Reform income support to cope with uneven earnings.
Sixteen and seventeen-year- olds should have the right to income support restored.
Mortgage interest tax relief should continue to be phased out.
Housing subsidies should go into bricks and mortar rather than in housing benefit.
Homelessness is the most potent symbol of social injustice, the report says.
It demands an urgent response, but the 'scandal' it represents cannot be tackled unless more homes are built and refurbished and made available at affordable rents.
In a package of recommendations the commission calls for a 're- balancing' - in effect a reversal - of the Government's policy of subsidising individuals rather than bricks and mortar. That policy, of pushing up rents to market levels and then paying housing benefit to those who cannot afford them, has seen the housing benefit bill 'balloon' from just over pounds 5bn in 1988 to approaching pounds 9.5bn in 1992.
The commission also calls for housing benefit to be re-drawn to cover mortgage costs so that unemployed home-owners do not become trapped on benefit. Although some already in low-paid work would gain from that, it could produce substantial savings by helping unemployed families to take jobs.
And it says the policy the Government is pursuing of gradually phasing out mortgage interest tax relief should be continued.
The commission calls for a return to subsidising buildings rather than people because, it argues, subsidising bricks and mortar is more efficient and effective. Housing benefit is costly to administer and fails to improve housing or work opportunities.
Gradually releasing the pounds 6.5bn in council house receipts would help tackle the 'scandal' of homelessness, 10 per cent of the receipts creating at least 50,000 new and refurbished homes for rent along with 45,000 jobs.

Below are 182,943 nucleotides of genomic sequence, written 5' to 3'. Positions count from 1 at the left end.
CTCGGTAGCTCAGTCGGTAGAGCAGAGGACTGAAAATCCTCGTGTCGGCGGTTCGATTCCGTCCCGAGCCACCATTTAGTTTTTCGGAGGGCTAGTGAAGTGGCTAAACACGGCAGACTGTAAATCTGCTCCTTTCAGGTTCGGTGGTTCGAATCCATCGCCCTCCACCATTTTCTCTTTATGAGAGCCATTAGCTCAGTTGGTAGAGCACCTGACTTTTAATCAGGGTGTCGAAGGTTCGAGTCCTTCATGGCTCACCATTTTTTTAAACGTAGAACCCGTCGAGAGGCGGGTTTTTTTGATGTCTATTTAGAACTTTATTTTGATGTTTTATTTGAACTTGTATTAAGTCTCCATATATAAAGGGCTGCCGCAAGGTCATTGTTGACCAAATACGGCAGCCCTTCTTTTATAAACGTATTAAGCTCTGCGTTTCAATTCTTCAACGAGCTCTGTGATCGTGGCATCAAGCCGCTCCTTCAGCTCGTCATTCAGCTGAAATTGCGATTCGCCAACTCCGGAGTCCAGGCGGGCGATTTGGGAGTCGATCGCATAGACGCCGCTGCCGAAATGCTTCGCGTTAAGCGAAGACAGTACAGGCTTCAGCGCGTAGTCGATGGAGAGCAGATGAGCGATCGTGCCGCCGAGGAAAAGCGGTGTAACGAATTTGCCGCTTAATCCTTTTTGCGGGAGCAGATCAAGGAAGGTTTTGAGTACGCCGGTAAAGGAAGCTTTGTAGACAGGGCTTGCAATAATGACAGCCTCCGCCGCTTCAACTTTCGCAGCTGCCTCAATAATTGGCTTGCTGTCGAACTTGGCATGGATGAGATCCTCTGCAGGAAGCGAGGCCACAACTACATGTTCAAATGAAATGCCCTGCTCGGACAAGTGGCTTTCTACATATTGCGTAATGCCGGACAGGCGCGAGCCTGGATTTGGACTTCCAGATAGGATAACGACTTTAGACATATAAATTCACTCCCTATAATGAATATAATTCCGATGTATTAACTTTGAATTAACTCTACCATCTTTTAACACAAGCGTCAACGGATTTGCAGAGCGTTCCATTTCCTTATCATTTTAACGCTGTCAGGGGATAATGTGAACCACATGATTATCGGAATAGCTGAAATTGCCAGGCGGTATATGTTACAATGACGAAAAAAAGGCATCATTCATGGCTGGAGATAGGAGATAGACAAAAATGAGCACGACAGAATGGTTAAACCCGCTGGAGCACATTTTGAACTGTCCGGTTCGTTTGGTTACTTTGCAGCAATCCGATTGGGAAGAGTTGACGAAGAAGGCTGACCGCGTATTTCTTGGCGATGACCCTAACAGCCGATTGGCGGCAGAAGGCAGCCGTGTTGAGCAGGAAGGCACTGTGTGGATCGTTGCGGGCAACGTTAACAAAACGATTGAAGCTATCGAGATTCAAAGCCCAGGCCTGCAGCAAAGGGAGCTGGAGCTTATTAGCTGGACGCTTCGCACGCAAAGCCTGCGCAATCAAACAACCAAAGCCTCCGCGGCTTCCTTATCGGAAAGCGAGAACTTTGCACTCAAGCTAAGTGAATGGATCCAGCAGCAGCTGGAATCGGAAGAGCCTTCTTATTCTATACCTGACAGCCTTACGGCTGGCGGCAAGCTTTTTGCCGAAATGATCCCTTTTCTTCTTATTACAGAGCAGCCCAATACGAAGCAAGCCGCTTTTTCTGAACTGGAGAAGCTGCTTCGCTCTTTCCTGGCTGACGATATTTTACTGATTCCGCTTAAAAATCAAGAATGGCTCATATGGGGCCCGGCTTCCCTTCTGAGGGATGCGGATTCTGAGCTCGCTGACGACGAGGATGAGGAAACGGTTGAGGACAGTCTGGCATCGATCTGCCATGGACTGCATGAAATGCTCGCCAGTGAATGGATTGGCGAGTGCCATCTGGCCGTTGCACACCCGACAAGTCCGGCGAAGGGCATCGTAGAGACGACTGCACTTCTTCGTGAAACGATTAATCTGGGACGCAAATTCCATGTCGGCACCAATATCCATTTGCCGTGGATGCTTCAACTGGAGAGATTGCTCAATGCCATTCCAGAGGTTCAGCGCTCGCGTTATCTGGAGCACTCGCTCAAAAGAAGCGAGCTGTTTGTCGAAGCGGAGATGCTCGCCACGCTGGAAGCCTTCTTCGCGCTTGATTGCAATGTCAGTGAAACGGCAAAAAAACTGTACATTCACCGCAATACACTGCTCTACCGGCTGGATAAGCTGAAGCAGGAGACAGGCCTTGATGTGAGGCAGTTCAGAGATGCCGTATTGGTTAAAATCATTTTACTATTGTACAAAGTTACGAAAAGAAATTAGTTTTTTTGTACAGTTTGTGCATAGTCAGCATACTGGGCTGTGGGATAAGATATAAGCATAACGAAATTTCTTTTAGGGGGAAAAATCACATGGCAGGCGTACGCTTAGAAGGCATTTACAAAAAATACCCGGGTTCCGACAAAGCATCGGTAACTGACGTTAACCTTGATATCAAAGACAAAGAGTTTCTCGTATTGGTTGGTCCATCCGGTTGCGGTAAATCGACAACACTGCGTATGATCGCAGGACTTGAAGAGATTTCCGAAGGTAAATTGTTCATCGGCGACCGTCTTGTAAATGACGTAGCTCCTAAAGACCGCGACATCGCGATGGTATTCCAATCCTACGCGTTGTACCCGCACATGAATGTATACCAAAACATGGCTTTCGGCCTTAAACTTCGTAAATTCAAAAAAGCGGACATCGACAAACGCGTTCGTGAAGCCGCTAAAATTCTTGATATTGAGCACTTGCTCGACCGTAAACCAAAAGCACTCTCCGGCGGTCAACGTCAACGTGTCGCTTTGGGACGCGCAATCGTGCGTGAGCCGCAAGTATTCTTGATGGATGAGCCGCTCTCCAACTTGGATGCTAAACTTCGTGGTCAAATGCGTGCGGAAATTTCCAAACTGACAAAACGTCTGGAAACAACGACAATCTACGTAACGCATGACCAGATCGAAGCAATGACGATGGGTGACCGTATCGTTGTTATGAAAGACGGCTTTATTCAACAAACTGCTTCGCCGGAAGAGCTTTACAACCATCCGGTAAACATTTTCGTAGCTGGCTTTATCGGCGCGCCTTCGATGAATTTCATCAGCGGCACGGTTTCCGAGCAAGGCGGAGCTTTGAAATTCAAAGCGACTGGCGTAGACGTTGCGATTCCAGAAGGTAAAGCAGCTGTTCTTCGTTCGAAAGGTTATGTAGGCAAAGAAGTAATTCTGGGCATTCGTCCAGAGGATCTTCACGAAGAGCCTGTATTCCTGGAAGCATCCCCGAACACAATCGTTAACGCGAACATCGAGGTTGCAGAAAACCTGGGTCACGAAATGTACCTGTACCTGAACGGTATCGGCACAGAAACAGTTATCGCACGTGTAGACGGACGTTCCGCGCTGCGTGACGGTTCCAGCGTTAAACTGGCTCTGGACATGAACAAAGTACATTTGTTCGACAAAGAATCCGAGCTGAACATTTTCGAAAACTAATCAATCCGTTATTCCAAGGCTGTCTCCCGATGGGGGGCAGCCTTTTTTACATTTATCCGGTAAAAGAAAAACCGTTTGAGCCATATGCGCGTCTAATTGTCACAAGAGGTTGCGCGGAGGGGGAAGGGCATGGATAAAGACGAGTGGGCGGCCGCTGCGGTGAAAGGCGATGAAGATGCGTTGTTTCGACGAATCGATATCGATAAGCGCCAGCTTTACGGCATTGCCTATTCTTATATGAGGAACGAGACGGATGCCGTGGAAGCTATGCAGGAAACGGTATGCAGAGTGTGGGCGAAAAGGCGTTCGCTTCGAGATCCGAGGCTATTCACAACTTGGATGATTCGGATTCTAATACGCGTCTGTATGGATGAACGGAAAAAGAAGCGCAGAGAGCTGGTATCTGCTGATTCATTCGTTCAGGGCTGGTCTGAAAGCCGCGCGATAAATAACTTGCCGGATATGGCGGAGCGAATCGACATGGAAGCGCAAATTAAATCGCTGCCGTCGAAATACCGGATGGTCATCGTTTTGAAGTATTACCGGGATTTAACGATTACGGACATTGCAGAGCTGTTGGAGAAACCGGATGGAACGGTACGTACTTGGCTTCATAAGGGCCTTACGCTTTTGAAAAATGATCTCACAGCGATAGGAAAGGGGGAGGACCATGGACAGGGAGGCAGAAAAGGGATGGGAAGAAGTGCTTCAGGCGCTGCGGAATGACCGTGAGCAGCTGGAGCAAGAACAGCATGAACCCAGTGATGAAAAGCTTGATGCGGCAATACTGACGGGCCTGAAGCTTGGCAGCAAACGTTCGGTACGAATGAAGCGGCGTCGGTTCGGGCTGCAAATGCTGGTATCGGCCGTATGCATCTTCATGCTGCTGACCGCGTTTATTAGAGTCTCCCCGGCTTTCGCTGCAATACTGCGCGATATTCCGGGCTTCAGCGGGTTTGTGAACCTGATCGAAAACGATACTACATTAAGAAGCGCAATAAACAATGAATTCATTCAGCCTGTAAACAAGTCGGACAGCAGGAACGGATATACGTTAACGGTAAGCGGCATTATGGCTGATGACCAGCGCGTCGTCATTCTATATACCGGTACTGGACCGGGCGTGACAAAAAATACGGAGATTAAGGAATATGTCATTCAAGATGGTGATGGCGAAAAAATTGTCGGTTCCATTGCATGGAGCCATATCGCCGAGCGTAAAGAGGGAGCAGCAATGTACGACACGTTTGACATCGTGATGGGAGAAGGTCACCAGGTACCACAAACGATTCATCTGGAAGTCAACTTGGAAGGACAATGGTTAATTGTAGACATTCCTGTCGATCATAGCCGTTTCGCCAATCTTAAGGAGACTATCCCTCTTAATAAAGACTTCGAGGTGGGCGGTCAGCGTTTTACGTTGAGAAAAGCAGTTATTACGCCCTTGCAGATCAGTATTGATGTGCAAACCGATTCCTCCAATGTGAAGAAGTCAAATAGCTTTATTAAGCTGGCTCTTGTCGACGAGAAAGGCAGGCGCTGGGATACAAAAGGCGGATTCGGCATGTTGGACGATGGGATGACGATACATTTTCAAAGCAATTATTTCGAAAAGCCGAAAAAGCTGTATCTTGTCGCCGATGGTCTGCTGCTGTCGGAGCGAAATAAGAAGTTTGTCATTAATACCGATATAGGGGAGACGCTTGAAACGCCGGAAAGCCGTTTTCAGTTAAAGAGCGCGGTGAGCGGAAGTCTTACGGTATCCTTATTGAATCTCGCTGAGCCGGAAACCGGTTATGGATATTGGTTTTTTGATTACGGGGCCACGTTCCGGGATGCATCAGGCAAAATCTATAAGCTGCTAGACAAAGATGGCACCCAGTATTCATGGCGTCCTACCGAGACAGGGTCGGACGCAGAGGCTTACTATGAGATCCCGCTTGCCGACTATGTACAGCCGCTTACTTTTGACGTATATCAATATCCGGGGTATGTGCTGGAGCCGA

Private as well as public cash should be brought in by creating local housing companies able to raise private money while drawing on a new national Housing Bank.
The Housing Bank could offer grants for the renovation of private housing, their cost being recovered when the house is sold. And where houses are unoccupied for more than 12 months, penalty payments should be levied. It is 'intolerable that so many houses lie empty when so many people are homeless,' the commission says.
Controversially for Labour, the report says that 'private renting has an important role to play in making the housing system more flexible, more efficient and more just'. While the private rented sector will never again be large it can play 'a pivotal role' offering quick access, popularity with the young and more housing choice in areas of job growth.
While 16 and 17-years-olds should be in education, or a job with education, they none the less should have the right to income support, the commission says. 'The scandal of young homeless people is in large part a direct result of the withdrawl of benefits. Income support . . . should be once again available to this desperately vulnerable group.
'It is a disgrace that nearly half a million people are homeless, over a million more people live in homes which are officially unfit for habitation, and 800,000 homes are standing empty.'
The commission argued that it wanted to reduce dependence on means-tested social security benefits to an absolute minimum, replacing income support and family credit in the long term with a means-tested benefit focused more tightly on people with large housing costs or many children. But it also proposed reforms in the meantime.
People should be allowed to earn much more than the current pounds 5 a week limit before they began to lose income support. It argued that people should be able to 'roll up' this income disregard to perhaps pounds 260 over three months. Childcare costs should also be deducted when benefit is calculated.
The commission argued that the transition from income support to family credit - paid to people in low-paid work with children - should be eased.
The Chancellor is expected to take steps in this direction in the Budget.
On benefits for the disabled, the report says the aim of a comprehensive disability income is clear, but further debate is needed.Reuse content